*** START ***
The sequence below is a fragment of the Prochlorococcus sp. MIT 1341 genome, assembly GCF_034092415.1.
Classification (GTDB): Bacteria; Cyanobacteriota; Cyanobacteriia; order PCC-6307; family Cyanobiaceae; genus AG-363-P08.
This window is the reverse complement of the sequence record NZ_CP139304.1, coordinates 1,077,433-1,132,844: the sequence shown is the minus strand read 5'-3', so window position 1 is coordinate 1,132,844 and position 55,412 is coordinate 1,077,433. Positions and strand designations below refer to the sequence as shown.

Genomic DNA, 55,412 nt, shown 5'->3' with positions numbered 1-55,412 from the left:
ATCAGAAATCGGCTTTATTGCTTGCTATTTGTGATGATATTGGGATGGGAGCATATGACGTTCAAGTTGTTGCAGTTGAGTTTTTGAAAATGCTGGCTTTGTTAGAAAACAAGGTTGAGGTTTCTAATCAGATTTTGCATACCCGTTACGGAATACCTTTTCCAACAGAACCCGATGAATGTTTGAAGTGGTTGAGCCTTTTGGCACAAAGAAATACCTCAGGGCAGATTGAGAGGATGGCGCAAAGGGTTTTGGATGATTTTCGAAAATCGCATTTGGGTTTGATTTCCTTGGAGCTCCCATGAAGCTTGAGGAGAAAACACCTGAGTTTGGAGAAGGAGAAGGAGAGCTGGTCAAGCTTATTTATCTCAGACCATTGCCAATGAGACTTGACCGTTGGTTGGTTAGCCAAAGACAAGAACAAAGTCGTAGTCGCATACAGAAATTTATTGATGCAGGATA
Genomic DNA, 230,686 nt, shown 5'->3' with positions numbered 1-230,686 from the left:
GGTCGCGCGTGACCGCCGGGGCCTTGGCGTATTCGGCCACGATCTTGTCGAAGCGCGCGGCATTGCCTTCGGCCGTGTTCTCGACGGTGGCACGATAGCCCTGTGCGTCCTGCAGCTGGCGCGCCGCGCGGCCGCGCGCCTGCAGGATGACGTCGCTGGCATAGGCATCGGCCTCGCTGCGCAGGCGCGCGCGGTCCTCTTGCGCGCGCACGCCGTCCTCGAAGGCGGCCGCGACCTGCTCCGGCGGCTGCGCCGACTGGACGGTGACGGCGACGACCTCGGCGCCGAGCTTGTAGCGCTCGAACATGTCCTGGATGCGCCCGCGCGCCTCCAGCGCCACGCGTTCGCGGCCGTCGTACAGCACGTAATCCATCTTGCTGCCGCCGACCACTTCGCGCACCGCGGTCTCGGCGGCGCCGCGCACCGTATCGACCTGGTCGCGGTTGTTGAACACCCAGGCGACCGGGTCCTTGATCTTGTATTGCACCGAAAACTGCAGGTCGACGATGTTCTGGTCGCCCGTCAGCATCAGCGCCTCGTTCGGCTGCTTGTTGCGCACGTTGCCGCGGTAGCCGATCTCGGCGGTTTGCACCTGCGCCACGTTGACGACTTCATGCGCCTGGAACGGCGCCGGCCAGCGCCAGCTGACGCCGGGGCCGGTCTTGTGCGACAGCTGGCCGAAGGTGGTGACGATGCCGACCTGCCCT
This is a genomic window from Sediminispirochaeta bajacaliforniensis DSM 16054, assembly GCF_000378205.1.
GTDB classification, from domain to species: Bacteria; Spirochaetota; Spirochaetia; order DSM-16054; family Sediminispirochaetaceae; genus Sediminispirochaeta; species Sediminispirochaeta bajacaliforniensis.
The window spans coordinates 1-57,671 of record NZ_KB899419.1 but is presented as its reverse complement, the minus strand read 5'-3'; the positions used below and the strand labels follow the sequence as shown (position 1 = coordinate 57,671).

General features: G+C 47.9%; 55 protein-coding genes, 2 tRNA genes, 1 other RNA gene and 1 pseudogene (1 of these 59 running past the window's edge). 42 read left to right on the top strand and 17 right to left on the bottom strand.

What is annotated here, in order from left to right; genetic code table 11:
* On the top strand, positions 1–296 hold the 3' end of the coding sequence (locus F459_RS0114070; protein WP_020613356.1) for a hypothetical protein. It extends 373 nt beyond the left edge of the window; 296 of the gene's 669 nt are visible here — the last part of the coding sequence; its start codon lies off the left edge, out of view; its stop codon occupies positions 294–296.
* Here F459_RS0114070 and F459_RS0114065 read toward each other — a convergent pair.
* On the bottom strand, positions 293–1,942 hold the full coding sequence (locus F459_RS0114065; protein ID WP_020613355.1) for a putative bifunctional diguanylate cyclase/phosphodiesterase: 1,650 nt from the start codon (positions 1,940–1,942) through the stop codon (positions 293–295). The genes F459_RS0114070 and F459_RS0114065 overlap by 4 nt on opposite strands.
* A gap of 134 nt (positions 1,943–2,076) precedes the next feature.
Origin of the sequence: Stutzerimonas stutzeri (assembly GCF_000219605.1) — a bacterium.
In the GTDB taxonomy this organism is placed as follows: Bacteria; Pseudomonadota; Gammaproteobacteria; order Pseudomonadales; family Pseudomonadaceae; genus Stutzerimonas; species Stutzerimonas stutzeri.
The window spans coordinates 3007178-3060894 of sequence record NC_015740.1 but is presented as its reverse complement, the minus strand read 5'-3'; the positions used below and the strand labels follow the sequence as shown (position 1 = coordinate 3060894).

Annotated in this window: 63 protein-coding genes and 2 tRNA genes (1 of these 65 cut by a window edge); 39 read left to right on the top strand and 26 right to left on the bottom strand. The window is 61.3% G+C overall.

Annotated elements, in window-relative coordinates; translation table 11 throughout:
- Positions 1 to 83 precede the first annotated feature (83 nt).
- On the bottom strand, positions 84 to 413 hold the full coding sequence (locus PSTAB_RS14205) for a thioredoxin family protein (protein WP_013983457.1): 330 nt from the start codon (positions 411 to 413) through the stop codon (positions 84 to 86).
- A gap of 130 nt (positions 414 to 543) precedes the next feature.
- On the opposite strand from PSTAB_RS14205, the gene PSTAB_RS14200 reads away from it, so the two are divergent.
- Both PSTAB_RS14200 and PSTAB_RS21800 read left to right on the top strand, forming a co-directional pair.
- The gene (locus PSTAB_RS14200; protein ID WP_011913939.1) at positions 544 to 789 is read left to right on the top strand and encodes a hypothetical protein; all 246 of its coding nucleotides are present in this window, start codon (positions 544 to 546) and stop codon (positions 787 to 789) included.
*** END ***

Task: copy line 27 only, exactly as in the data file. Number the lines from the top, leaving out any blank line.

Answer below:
- The gene (locus PSTAB_RS14200; protein ID WP_011913939.1) at positions 544 to 789 is read left to right on the top strand and encodes a hypothetical protein; all 246 of its coding nucleotides are present in this window, start codon (positions 544 to 546) and stop codon (positions 787 to 789) included.